Taliban's Mullah Omar 'in hiding'
NORTHERN AFGHANISTAN (CNN) -- The main anti-Taliban Northern Alliance in Afghanistan says its sources have told them that the supreme Taliban leader, Mullah Mohammed Omar, has gone into hiding.
Alliance officials told CNN Thursday they had intercepted radio traffic indicating Mullah Omar feared a U.S. attack and was now communicating with Taliban leaders only once a day by radio.
The Alliance -- which controls about 5 percent of Afghanistan -- said it had turned over the information it had gathered to the United States.
The latest details out of northern Afghanistan come as contacts between the U.S. and anti-Taliban forces increase to what Alliance officials have described as "frantic" levels.
The officials say in recent days contacts with the U.S. have amplified dramatically, with the U.S. asking for intelligence on possible targets in Taliban controlled territory.
- weapons depots
- military headquarters
- training camps
- troop positions and movements.
One senior official told CNN that the U.S. has asked the Alliance to work harder, telling them that the U.S. needs more information and it needs it now.
The official, who did not wish to be named, said he believes it is only a matter of days before the U.S. launches a military offensive in Afghanistan.
Air strikes 'not enough'
He added that so far, requests have only been for information although the Alliance, with some 15,000 guerillas, has told the U.S. it is willing to play a significant role in any military operation in Afghanistan.
The Alliance also warned that air strikes will not be enough to achieve the mission without their assistance.
The Northern Alliance have been waging a long running civil war with the ruling Taliban.
They are currently fighting on two fronts, one just north of the capital Kabul the other in the country's mountainous north-east.
The U.S. does not recognize the Northern Alliance in any official relations although the group holds Afghanistan's seat at the United Nations.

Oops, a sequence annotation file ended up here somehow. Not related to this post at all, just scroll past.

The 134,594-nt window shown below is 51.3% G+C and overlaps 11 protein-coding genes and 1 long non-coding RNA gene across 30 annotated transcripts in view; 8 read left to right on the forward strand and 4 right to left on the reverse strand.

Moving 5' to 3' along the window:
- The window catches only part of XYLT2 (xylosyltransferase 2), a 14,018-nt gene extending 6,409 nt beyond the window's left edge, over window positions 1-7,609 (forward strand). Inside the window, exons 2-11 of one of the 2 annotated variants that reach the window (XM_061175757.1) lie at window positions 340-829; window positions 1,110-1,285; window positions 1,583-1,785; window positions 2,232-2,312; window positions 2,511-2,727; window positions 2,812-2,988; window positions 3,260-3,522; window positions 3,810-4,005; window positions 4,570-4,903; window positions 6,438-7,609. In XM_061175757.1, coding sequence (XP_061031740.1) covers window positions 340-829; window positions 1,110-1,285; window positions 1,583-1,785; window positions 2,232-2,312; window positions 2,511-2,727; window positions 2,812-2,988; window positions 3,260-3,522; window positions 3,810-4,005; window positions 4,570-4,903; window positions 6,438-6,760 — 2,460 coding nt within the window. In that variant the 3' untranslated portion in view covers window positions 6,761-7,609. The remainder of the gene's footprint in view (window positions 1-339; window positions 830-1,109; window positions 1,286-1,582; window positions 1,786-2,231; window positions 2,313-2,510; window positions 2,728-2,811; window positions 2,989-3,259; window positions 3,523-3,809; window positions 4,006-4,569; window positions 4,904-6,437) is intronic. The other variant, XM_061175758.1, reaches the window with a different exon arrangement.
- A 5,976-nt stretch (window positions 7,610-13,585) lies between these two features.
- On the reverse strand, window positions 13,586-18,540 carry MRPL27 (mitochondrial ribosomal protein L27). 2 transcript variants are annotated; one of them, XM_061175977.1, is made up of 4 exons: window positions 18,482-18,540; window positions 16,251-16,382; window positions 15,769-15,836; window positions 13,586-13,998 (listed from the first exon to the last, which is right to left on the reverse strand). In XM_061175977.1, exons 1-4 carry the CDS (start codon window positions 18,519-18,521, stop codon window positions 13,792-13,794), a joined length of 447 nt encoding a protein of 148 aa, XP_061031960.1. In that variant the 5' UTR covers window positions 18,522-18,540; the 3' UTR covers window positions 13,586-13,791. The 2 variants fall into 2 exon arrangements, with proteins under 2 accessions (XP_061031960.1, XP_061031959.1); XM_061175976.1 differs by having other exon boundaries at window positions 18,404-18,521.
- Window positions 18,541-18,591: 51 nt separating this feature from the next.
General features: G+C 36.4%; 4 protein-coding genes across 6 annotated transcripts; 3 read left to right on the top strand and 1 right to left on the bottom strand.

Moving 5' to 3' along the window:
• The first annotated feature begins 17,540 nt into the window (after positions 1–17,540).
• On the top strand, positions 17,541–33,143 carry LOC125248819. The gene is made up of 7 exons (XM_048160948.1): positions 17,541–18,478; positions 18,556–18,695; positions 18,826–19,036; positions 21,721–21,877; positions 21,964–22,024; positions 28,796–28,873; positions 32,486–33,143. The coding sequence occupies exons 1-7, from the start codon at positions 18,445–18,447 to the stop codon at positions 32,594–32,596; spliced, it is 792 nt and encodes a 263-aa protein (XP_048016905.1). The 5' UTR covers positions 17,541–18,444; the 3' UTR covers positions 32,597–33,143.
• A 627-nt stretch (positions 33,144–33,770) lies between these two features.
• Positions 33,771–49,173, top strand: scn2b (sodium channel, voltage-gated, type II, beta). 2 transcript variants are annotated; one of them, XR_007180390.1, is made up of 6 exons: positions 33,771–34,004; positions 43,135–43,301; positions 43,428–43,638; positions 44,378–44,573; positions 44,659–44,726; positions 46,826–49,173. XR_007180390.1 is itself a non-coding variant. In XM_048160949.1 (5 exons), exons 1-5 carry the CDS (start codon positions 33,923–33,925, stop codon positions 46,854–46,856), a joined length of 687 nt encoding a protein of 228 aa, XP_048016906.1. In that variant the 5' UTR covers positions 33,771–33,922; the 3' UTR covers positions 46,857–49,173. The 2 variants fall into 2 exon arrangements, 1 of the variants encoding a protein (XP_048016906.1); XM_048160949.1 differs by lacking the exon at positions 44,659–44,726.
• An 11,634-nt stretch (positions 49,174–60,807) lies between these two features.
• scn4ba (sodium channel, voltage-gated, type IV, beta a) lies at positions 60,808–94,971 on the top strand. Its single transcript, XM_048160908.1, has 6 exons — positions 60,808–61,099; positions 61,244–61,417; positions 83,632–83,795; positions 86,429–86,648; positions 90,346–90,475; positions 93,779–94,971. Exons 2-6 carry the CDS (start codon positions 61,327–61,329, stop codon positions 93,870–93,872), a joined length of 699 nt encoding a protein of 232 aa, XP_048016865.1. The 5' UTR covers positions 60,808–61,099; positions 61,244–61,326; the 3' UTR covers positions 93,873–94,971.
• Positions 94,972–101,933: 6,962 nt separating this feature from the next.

U.S. authorities have identified Saudi dissident Osama bin Laden -- living in Afghanistan as a "guest" of the Taliban -- as the prime suspect behind last week's attacks.
The U.S. has demanded that bin Laden be handed over, warning that any nation that harbors or supports terrorists will be treated as an enemy in its new war against terrorism.
Alliance officials told CNN they do not know where bin Laden is and say it will be difficult to locate him given the rough terrain in Afghanistan
Although the Alliance has told the U.S. it is willing to join any offensive against the Taliban, many within the Alliance bear some resentment towards Washington.
They say that the problems that have now arisen are the result of the U.S. neglecting their battle with the Taliban and argue that attention has only focused on the region after the tragedy of last Tuesday's attacks.
They also say that the assassination of their popular leader, Ahmad Shah Massoud, is linked to the terrorist attacks.
Massoud died last weekend from injuries sustained in a suicide bomb attack by assassins reportedly posing as journalists.
Northern Alliance officials say that the assassination was designed to weaken the Alliance before the terrorist strikes on the U.S.
That way, the officials say, the Alliance would be handicapped in assisting the U.S. in any possible retaliatory measures.
-- CNN's Steve Harrigan in Northern Afghanistan contributed to this report
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